Hart of the Matter

GARY HART'S avowal to Ted Koppel on Nightline that he still wants a say in the nation's public policy debate wasn't enough to revive One Man's Luck, a book partially designed to illustrate Hart's "ideals and goals on crucial issues facing American society" -- as it was billed by the publisher. The ex-candidate's comments did, however, make his paperback publisher considerably more hopeful.

The softcover version of The Strategies of Zeus, Hart's second novel, is coming out in March from Harlequin/Worldwide Library. Randall Toye, an editorial director at Harlequin, says that while "it certainly helped having an author whose name is quite current in the media, we didn't buy it because he was a candidate." Nevertheless, Toye adds, now that Hart has indicated "he intends to be in the center of the issues . . . I think that will keep the book in a fairly prominent place."

One Man's Luck, originally scheduled to be published by Morrow this fall, was killed after Hart pulled out of the campaign. "It can't exist. It's like a companion to a TV show. It's a companion to a campaign," says Maria Guarnaschelli, Hart's editor. "It's not a real 'book' book. It's a book we couldn't really sell unless he were running for president."

Meanwhile, Bill Adler, Hart's agent, says that "to my knowledge, Gary is not writing any books" -- be they novels, examinations of the issues, or autobiography.

Down to the Sea

IT'S A publishing truism that a big success for a small publisher means eventual bad news. The distinguished Judaica specialist Schocken Books provided a recent example when, several years after going to the bank with Masquerade and When Bad Things Happen to Good People, it was recently forced to sell out to Random House. The large amount of cash those two bestsellers brought in caused the firm to become over-ambitious and over-extended.

The Naval Institute Press, the book publishing imprint of the non-profit U.S. Naval Institute, scored a big triumph exactly three years ago with its first original novel, Tom Clancy's The Hunt for Red October. That title sold 365,000 hardcover copies and established Clancy as a superstar. Last year, the press had a similar success with its second novel, Stephen Coonts' Flight of the Intruder, which has sold 235,000 copies. Not bad for any publisher, let alone one that primarily issues specialized works in editions of 5,000.

But representatives of this Annapolis firm says they're aware of the potential pitfalls. "Success hasn't gone to our heads and brought us to the brink of ruination," says director Tom Epley. "We have a philosophy which we haven't veered from: to only publish a novel that meets our standards. It may be five years before we find another that meets our requirements." Many writers are hoping they'll be that lucky one. Since the Clancy appeared, the press has been deluged with "hundreds and hundreds" of manuscripts.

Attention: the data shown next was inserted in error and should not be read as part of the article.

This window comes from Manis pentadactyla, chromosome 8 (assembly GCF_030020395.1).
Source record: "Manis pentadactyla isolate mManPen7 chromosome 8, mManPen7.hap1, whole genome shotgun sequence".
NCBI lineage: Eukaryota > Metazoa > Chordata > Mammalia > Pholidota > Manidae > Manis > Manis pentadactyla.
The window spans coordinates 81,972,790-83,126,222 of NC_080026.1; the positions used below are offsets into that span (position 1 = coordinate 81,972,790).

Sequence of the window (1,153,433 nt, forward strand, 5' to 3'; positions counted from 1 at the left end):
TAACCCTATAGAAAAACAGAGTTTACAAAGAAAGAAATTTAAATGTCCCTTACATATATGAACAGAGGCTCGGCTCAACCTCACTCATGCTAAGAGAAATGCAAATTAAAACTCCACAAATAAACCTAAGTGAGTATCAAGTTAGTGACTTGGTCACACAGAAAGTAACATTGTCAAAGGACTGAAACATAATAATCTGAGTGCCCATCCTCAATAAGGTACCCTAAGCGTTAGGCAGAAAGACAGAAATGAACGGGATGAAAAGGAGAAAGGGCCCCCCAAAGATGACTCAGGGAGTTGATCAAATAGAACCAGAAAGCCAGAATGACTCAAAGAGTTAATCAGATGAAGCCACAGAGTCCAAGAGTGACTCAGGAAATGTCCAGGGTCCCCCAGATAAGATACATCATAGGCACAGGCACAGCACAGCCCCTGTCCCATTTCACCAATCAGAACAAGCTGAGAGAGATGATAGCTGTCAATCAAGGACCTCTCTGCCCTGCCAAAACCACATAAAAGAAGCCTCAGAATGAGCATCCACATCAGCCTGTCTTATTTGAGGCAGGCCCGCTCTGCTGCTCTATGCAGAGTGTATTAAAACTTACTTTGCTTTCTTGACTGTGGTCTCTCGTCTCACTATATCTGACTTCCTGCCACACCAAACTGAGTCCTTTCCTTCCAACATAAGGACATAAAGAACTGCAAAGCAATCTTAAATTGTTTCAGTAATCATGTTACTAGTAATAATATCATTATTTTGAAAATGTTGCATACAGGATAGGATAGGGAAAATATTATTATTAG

Both Clancy and Coonts have gone on to mainstream New York publishers. The partings were amicable in both cases, and Epley professes no regrets: "I recognize that if we have a best-selling novelist, it's very likely he's not going to stay with us. That may mean that we're destined to only publish first novelists." If, that is, Naval Institute publishes any novels at all.

Say It With Pictures

IF YOU TOOK MTV, Seventeen magazine, Miami Vice and a teen romance, combined them all and served up the resulting mixture in comic-book format, you'd have something like Pink Flamingos, a new graphic novel series from Simon and Schuster. The first volume, Bring Down the Night, tells of a group of hip, fashion-conscious Palm Beach teen-aged girls, and involves -- in a reasonably plausible way -- money laundering and evil men. The publisher, in an assertion that will probably get some flak from parents, is advertising the series for a relatively old age group: females from 12 to 22.

"You don't have to read a very thick, serious book all the time," says Anne Greenberg, the project's editor. "Sometimes reading is for pleasure. This is just one kind of reading experience -- it provides variety, and encourages a certain visual sophistication. These aren't just little pictures in boxes."

Pink Flamingos -- the name comes from a character's joke that the birds remind her of what it's like to be a teen-ager: "pretty, elegant, flashy, awkward, and earthbound all at once" -- is told as if the art were movie or television storyboards, with ironic commentary from "the director" in little green boxes. Yet despite all the hipness and high incomes, there's no drugs or drinking, and only one of the girls smokes cigarettes. As for casual sex, that's something only the bad characters do.